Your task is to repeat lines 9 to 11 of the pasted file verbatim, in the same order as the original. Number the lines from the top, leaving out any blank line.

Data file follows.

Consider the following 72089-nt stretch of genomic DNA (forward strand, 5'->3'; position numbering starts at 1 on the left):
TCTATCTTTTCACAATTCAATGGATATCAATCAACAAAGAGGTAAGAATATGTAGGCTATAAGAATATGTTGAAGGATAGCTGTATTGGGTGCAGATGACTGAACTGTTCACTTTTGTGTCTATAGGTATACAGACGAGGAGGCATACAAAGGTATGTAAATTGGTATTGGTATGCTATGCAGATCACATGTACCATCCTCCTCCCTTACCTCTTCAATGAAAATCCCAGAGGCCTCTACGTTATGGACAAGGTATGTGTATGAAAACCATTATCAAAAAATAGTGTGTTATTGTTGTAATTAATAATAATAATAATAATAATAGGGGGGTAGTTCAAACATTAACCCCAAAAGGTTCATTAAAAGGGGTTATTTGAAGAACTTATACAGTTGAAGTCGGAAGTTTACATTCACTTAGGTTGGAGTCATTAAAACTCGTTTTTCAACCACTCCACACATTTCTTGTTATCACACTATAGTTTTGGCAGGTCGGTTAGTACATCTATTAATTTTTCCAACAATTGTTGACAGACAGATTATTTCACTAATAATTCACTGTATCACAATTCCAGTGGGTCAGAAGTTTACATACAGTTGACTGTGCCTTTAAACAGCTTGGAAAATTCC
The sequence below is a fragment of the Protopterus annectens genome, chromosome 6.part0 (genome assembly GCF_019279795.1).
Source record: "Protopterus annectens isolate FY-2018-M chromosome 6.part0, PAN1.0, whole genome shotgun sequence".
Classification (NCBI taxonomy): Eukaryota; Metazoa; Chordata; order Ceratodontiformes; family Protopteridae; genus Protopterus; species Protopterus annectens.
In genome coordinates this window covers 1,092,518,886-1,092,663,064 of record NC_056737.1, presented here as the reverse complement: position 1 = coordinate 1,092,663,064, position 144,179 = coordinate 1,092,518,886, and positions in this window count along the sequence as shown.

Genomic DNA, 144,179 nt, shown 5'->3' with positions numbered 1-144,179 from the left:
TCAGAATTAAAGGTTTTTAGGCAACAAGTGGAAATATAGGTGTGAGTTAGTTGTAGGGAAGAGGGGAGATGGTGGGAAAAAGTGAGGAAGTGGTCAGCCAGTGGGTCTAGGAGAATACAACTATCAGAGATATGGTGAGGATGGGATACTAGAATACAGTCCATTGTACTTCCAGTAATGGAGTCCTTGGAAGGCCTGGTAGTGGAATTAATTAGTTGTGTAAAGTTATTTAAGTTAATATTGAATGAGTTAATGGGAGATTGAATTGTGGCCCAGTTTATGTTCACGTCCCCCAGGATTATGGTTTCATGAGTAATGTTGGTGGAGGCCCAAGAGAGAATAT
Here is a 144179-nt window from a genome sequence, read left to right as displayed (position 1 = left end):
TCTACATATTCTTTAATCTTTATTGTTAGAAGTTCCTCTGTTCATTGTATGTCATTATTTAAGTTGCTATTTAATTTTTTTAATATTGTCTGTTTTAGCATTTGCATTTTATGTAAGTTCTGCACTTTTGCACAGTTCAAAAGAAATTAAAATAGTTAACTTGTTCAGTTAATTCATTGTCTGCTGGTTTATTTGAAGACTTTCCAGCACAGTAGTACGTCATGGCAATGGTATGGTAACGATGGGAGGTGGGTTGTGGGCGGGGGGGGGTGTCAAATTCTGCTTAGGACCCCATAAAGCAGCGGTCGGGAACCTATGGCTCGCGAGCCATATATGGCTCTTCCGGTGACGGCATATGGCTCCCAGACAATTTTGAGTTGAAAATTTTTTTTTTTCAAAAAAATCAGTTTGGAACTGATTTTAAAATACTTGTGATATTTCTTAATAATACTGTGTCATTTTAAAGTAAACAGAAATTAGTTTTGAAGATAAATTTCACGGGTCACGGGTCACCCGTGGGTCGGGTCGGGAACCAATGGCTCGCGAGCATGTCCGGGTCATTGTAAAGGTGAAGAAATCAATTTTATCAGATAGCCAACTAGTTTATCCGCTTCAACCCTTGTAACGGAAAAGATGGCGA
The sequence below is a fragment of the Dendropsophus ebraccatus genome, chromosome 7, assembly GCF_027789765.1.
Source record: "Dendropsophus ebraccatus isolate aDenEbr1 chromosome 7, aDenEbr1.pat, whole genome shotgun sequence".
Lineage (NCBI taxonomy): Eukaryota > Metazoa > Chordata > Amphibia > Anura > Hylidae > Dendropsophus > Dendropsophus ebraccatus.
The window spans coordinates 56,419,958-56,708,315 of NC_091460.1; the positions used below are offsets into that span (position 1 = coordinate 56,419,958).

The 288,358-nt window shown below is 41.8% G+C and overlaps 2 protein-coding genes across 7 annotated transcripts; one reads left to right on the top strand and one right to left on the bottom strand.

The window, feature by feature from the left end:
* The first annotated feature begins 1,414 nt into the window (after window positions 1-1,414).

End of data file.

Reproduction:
Here is a 144179-nt window from a genome sequence, read left to right as displayed (position 1 = left end):
TCTACATATTCTTTAATCTTTATTGTTAGAAGTTCCTCTGTTCATTGTATGTCATTATTTAAGTTGCTATTTAATTTTTTTAATATTGTCTGTTTTAGCATTTGCATTTTATGTAAGTTCTGCACTTTTGCACAGTTCAAAAGAAATTAAAATAGTTAACTTGTTCAGTTAATTCATTGTCTGCTGGTTTATTTGAAGACTTTCCAGCACAGTAGTACGTCATGGCAATGGTATGGTAACGATGGGAGGTGGGTTGTGGGCGGGGGGGGGTGTCAAATTCTGCTTAGGACCCCATAAAGCAGCGGTCGGGAACCTATGGCTCGCGAGCCATATATGGCTCTTCCGGTGACGGCATATGGCTCCCAGACAATTTTGAGTTGAAAATTTTTTTTTTTCAAAAAAATCAGTTTGGAACTGATTTTAAAATACTTGTGATATTTCTTAATAATACTGTGTCATTTTAAAGTAAACAGAAATTAGTTTTGAAGATAAATTTCACGGGTCACGGGTCACCCGTGGGTCGGGTCGGGAACCAATGGCTCGCGAGCATGTCCGGGTCATTGTAAAGGTGAAGAAATCAATTTTATCAGATAGCCAACTAGTTTATCCGCTTCAACCCTTGTAACGGAAAAGATGGCGA
The sequence below is a fragment of the Dendropsophus ebraccatus genome, chromosome 7, assembly GCF_027789765.1.